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Over 25 institutions benefits from EU sustainable cooking energy funds

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A total of 26 institutions including schools and a prison in West Nile and Kiryandongo districts have embraced alternative sustainable cooking energy as a result of the intervention of Save the Children with funding from the European Union.

With the introduction of Lorena stoves for both household and institutional use, the modified cooking technology has reduced the amount of wood fuel used and also the emission of smoke which often results in respiratory challenges.

According to Hamid Amin the Head teacher of Barakala Seed Secondary School located in Bidibidi Refugee settlement, they were spending Shs 2.1 million per term on firewood purchases prior to switching to the Improved Institutional Cook stoves.

Previously, it was costly for the school to provide meals to students. We would spend Shs 2.1 million per term on firewood. Students who were unable to afford to pay for school meals would have to walk home for lunch resulting in lost study time and ultimately impacting academic performance. Now with this advanced cooking technology, the school spends no more than Shs 350,000 on firewood per term, and the improved stoves offer several advantages: they cook food faster, and emit less smoke,” he said.

Prior to the refugee influx in 2016, areas such as Bidibidi had a thick green cover. However, the environment has deteriorated since then due to deforestation for charcoal production and construction by refugees and host communities.

The growing refugee population in Uganda has intensified the reliance on natural resources by both refugee and host communities, leading to environmental degradation, reduced groundwater recharge, and decreased food and nutrition security.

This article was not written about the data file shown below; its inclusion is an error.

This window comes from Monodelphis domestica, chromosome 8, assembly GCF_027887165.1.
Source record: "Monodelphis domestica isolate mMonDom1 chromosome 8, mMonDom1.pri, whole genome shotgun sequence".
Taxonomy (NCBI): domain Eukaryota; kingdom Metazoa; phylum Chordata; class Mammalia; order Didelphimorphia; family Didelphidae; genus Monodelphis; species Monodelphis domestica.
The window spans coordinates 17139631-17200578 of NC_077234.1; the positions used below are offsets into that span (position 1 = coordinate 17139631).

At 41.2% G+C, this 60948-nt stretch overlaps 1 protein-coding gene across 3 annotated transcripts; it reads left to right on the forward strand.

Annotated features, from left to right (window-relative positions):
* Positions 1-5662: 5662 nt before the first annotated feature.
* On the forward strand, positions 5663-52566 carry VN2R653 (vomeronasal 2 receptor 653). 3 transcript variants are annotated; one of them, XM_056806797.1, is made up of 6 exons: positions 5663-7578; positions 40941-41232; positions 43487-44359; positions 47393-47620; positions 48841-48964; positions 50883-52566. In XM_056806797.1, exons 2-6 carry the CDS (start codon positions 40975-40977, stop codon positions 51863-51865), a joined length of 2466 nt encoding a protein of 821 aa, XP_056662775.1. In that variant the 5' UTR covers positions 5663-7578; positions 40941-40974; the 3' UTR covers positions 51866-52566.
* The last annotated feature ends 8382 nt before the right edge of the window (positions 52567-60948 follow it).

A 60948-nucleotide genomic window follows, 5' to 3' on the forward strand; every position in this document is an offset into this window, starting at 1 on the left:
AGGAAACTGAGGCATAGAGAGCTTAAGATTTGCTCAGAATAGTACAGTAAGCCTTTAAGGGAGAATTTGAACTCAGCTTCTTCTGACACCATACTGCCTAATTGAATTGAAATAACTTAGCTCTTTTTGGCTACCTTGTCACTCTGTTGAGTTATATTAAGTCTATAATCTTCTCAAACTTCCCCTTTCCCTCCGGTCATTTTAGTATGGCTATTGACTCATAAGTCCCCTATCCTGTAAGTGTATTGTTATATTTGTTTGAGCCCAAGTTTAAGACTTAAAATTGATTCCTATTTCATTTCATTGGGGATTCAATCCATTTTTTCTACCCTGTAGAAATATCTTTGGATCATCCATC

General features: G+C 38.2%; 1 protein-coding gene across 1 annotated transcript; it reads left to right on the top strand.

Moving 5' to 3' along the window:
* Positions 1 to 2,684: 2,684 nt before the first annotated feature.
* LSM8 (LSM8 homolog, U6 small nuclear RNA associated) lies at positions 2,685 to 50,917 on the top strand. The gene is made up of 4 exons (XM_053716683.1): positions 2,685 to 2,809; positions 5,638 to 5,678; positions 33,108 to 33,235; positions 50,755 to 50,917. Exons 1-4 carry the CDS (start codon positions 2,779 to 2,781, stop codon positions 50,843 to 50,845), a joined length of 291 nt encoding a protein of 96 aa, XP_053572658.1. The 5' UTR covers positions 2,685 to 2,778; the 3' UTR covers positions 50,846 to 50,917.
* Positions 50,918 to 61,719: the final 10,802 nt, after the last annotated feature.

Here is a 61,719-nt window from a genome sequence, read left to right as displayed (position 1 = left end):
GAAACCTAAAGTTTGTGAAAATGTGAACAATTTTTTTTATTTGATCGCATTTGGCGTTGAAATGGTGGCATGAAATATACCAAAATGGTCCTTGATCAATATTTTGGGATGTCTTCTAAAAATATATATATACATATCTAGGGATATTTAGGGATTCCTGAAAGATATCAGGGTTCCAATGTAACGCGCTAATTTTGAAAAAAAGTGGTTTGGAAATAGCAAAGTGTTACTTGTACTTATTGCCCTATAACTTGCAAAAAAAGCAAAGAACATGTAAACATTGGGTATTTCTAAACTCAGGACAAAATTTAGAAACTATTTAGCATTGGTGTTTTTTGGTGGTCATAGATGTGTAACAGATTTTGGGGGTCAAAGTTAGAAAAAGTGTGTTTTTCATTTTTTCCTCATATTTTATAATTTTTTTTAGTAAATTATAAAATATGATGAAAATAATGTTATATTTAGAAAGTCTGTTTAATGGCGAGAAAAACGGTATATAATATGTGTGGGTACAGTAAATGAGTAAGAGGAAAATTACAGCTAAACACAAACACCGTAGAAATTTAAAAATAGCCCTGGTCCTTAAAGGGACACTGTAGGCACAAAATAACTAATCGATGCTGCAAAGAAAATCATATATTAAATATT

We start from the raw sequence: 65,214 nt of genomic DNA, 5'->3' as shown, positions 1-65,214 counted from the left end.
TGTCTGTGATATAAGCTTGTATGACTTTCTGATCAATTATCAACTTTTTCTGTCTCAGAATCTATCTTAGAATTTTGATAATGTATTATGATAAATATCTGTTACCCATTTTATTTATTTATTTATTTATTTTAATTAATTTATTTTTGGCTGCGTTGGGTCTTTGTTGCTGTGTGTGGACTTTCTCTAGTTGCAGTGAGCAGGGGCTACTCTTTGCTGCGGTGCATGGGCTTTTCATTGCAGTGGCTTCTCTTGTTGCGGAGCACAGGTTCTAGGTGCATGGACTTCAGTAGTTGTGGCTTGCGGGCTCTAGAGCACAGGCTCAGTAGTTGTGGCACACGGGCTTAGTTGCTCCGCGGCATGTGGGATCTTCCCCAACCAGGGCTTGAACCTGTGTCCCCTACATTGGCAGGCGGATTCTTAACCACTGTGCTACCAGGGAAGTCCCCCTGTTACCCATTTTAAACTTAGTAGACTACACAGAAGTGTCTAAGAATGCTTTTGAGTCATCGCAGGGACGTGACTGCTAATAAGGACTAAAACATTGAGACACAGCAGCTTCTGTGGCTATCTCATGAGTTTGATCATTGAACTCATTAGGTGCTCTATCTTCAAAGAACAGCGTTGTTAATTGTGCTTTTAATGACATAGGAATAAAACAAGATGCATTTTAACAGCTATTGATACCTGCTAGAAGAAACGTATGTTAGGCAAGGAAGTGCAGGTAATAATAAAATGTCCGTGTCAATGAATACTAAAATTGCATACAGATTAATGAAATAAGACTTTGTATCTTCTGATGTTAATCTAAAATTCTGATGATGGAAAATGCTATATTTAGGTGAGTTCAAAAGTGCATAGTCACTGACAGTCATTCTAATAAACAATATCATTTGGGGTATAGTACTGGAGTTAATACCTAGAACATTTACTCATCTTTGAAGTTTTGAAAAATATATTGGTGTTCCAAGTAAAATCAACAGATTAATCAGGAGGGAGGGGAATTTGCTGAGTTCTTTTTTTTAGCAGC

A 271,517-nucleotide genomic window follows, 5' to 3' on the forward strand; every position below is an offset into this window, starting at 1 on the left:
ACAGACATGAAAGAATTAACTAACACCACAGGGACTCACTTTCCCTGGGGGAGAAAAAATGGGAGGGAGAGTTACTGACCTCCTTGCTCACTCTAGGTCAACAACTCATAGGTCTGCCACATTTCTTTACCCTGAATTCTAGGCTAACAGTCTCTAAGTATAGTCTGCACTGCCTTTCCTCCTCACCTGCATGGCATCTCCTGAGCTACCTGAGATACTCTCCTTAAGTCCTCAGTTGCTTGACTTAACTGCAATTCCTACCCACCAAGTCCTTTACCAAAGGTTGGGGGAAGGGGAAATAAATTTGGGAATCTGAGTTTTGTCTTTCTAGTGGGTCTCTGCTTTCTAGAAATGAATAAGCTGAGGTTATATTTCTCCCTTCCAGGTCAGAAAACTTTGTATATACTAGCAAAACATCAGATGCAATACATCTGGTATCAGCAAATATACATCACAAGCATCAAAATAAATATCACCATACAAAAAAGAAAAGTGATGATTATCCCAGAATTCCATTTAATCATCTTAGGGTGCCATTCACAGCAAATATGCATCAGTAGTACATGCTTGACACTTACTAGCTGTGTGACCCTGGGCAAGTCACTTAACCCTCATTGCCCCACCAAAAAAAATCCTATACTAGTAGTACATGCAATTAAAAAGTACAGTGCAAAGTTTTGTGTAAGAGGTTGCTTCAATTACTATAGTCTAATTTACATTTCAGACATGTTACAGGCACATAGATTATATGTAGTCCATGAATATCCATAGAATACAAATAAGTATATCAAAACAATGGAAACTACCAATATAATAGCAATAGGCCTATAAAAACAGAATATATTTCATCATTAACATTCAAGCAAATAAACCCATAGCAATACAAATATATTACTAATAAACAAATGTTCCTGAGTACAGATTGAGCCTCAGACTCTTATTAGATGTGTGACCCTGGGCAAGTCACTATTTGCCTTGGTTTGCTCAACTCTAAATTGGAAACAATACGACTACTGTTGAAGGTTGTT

Albert Okwai the Project Officer for Save the Children stated that with funding from the European Union Emergency Trust Fund for Africa with the major aim of increasing environmental protection and forest restoration and also sustainable use of alternative energy sources by the displaced Refugee and host communities. With the target of increasing access to energy sources and having decreased dependence on natural resources though the use of alternative resources.

The European Union Emergency Trust Fund for Africa has for the last eight years donated over Euros 540 Million in the development and humanitarian assistance to the national refugee response benefiting both the refugees and host communities.

Okwai said that they used some of the funds to build the 11 stoves to protect the environment, improve cooks’ health and ensure that the students don’t waste time getting their meals.

“We have installed 11 cooking stoves in Yumbe, six in Adjumani, three in Terego, two in Madi Okollo, and five in schools in Kiryandongo district. These stoves will help conserve trees that would otherwise be cut down, as we aim to reduce the reliance on natural trees for at least 44,000 households,” Okwai said.

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